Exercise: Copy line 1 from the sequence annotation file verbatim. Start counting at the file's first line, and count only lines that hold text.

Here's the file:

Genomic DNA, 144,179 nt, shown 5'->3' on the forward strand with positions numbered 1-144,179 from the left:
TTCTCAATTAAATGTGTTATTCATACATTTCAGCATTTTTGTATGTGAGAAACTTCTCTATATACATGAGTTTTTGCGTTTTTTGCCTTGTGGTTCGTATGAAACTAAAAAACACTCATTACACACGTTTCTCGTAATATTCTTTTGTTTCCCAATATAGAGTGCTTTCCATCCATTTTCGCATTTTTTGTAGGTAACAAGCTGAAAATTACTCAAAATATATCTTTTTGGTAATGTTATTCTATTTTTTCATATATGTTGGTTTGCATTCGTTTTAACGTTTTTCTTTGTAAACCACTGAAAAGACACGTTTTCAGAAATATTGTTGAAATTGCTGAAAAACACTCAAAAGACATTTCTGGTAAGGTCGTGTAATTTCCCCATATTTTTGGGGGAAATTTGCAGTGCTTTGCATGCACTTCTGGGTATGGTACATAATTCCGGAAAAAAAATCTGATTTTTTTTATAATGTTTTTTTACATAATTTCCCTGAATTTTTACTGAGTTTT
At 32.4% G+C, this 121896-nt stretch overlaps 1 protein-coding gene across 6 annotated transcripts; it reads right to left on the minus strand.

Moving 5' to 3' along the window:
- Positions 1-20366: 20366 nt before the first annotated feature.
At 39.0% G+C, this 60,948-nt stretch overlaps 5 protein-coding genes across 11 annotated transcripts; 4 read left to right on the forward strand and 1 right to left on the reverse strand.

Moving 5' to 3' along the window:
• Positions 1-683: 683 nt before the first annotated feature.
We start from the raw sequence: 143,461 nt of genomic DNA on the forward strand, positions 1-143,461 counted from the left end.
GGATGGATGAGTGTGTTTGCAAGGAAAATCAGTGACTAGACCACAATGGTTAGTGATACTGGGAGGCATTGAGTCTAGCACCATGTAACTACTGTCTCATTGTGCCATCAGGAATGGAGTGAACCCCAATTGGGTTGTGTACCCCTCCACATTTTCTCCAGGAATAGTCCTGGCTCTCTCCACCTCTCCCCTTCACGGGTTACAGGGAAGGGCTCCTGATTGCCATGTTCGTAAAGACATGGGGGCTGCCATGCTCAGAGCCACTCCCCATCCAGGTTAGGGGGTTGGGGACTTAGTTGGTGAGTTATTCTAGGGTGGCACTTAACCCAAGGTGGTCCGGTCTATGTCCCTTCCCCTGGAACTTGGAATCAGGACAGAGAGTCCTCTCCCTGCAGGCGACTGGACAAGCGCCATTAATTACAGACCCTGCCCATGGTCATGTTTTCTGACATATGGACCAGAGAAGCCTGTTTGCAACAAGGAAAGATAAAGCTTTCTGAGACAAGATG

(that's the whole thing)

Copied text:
Genomic DNA, 144,179 nt, shown 5'->3' on the forward strand with positions numbered 1-144,179 from the left: